Welcome “Baby Damon”!

”Baby Damon”—one of six 2nd instar Tanzanian giant tailless whip scorpions that now call me Papa!

Just a quick post to formally introduce “Baby Damon,” who arrived last Friday with several siblings courtesy of my friend Martin Hauser in California. Damon represents the species Damon diadema, or the Tanzanian giant tailless whip scorpion. It will take at least a year for Damon to reach maturity, and he may live as long as ten years or more, so it looks like I’m in this for the long haul! When I visited Martin in California a couple of weeks ago I had a chance to photograph Damon’s terrifyingly impressive mother and father as well—look for those pics soon!

Copyright © Ted C. MacRae 2012

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About Ted C. MacRae

Ted C. MacRae is a research entomologist by vocation and beetle taxonomist by avocation. Areas of expertise in the latter include worldwide jewel beetles (Buprestidae) and North American longhorned beetles (Cerambycidae). More recent work has focused on North American tiger beetles (Cicindelidae) and their distribution, ecology, and conservation.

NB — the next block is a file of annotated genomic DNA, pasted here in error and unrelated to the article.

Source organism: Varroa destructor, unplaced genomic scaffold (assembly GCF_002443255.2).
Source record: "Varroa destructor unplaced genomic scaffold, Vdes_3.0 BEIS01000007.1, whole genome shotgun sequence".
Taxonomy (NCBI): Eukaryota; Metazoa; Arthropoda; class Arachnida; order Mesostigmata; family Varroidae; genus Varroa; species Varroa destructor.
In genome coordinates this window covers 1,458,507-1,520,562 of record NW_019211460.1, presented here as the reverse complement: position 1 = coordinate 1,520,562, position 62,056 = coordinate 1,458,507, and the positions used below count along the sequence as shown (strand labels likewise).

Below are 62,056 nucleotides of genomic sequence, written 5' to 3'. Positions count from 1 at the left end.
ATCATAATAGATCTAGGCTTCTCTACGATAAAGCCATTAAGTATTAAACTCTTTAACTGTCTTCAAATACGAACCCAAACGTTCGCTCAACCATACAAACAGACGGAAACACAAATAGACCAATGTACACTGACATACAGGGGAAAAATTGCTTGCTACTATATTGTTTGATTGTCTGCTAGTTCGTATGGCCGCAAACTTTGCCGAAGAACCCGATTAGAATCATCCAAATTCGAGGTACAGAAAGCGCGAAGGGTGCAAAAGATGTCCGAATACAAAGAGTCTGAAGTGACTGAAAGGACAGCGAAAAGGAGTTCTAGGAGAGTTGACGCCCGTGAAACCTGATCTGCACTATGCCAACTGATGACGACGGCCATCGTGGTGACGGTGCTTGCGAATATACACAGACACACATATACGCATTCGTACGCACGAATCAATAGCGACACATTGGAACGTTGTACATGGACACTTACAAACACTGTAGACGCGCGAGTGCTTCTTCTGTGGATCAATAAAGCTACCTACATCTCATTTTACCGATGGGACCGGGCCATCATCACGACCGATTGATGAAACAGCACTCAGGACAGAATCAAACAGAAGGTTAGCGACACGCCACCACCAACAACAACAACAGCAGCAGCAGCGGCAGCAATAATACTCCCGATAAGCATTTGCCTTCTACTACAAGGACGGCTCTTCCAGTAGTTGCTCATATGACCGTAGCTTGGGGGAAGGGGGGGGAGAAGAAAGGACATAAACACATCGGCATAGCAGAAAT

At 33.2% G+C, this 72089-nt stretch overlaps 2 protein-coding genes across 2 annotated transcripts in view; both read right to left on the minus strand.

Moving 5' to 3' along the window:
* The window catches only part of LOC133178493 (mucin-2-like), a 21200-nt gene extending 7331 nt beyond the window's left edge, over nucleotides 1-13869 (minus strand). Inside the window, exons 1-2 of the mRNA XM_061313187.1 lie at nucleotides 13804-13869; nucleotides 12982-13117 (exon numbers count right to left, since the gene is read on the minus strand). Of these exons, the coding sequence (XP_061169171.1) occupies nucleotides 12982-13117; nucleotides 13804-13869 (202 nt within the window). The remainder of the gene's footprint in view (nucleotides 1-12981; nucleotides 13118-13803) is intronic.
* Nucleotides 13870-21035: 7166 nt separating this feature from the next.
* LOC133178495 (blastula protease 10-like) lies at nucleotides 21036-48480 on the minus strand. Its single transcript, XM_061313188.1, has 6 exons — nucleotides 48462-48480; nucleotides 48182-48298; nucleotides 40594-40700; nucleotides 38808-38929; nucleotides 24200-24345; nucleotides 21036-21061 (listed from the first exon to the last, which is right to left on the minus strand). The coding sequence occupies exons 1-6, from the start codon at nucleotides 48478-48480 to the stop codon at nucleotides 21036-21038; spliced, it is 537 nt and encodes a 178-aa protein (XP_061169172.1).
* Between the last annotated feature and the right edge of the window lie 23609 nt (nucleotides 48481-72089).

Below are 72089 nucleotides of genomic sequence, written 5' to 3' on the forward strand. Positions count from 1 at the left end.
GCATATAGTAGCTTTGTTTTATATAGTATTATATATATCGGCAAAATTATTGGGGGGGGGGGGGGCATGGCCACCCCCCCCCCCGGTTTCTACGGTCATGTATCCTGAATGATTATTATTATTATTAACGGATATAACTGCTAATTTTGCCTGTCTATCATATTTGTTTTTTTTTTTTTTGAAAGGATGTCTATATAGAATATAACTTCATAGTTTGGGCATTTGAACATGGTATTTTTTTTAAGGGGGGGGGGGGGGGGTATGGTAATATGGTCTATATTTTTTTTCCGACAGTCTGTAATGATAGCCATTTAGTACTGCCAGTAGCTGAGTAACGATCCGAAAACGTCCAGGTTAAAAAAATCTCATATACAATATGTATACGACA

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9 Responses to Welcome “Baby Damon”!

  1. sam weller says:

    Congratulations! Long live to Baby Damon.

    • Sallie Roche says:

      Happy Father’s Day, Ted. And welcome to your new addition, that of Damon! He/she is beautiful. It was super to celebrate Father’s Day with you, your Dad, and of course Al, and the family. Love ya. Sallie

  2. Brady Richards says:

    Interesting beast! I love the “wolf’s head” like color pattern at the back of the cephalothorax. Is that a typical pattern for the immatures?

    • I also have photos of immature Phrynus marginemaculatus and do not see the same pattern on the cephalothorax, so it must be something specific to Damon and perhaps its allies.

  3. Very nice. Looking forward to seeing his/her family!

  4. Very cool – good luck with him!

  5. Martha says:

    Congratulations on the new additions to your family. I’m curious to know what your responsibility is for its healthy life over the next ten years.

    • My responsibilities? Just feed and provide a habitat with adequate space, warmth, moisture, humidity, light, ventilation and square feet of vertical “crevice” space!

      Nevertheless, I don’t think it will be as hard as the two kids I’ve spent the last 16 years being responsible for (plus 1 dog, 8 cats, 1 salamander, 4 rats, and innumerable scorpions, spiders, Madagascan hissing roaches, hickory horned devils, tiger beetle larvae, etc.).

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